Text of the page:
- The Washington Times - Tuesday, July 23, 2013


Victor Davis Hanson’s “The cruel cynicism of Mexican emigration” (Commentary, July 22) puzzlingly argues that Mexicans do not come to America for economic causes. Citing lower unemployment and higher growth rates, Mr. Hanson paints a false picture of the Mexican economy.

However, there is a difference between the growth rate and level of economic development. A job in a high-growth — but nevertheless poor — country still leaves you poor. This is the case in Mexico, where World Bank data show that per-capita gross domestic product in 2012 was more than five times higher in the United States than in Mexico. If one rejects per-capita GDP as an indicative measure of economic performance, consider that in 2011, only slightly more than a third of Mexicans had access to the Internet. Further, the average Mexican faces lower life expectancy at birth than the average American.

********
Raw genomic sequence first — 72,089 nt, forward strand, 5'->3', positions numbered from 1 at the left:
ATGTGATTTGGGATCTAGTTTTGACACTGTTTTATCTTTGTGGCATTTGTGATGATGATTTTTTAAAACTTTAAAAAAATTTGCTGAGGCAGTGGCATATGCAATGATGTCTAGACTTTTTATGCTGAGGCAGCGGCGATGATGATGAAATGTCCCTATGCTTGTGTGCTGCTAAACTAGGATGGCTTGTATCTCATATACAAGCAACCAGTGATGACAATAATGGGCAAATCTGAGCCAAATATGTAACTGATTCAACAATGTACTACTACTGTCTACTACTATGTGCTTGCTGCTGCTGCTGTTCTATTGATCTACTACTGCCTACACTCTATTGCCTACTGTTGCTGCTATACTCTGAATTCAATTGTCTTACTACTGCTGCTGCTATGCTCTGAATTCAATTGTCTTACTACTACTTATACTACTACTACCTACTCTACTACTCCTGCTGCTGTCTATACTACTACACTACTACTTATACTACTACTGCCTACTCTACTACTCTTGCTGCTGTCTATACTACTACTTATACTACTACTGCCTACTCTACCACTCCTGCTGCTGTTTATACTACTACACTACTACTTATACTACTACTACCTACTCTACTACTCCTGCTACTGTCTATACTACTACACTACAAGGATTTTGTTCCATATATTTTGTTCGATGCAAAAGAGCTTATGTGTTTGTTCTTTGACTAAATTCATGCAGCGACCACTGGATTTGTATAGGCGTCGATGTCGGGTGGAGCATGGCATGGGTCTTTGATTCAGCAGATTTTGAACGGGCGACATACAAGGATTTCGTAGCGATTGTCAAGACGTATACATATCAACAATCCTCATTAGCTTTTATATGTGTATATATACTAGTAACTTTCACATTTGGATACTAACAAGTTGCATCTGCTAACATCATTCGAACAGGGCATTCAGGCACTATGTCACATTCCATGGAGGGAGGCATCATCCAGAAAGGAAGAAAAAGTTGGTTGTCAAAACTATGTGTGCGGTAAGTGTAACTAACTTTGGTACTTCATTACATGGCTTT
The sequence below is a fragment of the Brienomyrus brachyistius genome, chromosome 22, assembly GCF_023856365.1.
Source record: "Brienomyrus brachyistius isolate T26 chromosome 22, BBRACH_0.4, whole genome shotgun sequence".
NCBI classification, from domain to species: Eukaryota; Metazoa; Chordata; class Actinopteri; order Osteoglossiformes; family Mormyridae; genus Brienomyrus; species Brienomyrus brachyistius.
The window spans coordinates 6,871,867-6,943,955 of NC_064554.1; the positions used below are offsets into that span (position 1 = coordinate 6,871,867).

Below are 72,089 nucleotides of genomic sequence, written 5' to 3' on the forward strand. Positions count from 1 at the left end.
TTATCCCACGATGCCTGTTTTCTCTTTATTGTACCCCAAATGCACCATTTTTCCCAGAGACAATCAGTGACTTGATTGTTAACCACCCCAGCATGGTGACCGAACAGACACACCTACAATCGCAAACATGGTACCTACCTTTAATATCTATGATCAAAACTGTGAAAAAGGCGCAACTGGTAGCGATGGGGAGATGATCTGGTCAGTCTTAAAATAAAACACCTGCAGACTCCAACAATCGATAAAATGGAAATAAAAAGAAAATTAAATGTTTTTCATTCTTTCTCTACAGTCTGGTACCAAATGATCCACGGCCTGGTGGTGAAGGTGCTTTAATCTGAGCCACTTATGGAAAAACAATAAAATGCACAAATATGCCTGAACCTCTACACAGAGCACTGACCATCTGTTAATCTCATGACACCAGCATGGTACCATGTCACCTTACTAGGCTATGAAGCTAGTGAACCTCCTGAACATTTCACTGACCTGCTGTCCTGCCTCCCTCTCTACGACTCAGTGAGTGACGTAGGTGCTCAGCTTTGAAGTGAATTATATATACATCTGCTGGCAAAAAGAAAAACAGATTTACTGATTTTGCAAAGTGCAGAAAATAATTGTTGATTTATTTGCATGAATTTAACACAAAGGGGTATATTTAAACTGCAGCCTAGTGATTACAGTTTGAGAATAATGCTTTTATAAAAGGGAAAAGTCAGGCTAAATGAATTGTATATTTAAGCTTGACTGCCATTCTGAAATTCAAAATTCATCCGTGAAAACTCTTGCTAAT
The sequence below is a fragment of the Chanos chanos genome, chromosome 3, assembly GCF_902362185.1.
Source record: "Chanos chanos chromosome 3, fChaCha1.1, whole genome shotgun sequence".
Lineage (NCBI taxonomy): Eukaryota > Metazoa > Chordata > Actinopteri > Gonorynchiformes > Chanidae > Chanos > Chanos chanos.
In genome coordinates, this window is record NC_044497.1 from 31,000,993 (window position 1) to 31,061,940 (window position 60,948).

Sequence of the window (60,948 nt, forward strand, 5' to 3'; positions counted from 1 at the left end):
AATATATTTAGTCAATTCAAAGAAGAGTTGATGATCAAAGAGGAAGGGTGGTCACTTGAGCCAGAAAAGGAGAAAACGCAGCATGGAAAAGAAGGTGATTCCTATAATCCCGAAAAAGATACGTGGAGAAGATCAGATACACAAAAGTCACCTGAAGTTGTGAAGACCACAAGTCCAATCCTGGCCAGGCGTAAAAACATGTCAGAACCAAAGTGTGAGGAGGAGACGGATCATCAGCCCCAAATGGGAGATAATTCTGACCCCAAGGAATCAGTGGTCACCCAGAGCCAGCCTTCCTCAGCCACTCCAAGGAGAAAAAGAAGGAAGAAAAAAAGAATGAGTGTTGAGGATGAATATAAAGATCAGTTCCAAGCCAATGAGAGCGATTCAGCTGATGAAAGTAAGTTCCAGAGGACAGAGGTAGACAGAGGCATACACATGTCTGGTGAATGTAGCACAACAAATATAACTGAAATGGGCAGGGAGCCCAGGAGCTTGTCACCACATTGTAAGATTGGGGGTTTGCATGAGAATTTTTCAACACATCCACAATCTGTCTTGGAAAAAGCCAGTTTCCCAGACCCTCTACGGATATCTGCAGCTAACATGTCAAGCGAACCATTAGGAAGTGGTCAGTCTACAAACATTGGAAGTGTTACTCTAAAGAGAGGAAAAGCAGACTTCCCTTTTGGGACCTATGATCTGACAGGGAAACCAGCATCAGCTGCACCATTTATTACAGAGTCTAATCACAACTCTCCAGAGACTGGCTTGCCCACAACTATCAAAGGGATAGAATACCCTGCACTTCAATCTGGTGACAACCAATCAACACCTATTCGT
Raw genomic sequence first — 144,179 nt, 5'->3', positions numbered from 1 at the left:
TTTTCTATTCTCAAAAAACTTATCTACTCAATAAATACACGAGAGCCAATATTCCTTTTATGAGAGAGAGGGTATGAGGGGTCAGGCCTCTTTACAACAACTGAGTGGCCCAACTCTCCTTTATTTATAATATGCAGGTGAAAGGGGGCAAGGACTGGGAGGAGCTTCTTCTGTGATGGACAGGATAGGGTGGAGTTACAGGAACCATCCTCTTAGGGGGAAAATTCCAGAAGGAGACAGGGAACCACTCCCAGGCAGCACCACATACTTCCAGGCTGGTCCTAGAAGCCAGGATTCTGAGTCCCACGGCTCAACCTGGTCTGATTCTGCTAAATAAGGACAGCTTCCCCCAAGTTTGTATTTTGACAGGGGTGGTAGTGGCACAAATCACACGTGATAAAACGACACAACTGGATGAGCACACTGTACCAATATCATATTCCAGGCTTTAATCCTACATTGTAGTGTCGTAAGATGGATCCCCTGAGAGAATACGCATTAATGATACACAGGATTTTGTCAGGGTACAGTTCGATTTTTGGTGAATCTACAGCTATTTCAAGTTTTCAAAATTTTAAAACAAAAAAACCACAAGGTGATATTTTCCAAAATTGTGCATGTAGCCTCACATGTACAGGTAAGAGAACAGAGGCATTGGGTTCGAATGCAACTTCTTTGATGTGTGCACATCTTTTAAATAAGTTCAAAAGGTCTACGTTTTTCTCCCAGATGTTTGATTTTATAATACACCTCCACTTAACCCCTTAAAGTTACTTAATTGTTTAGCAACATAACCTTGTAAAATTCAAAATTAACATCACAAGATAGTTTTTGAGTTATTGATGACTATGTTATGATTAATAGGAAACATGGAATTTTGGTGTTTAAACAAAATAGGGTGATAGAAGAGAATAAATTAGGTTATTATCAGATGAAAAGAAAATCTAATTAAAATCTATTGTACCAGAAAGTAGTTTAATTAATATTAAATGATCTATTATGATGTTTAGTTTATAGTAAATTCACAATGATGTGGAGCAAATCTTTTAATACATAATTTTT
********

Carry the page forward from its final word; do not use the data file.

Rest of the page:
Mr. Hanson then claims that Mexicans are no longer heading to America to escape starvation. Yet according to the available World Bank data, since 1984 the percentage of Mexicans living on less than $1 a day in food insecurity has never surpassed 3 percent.

While Mr. Hanson’s conclusion may still hold, many of its premises are just not true.





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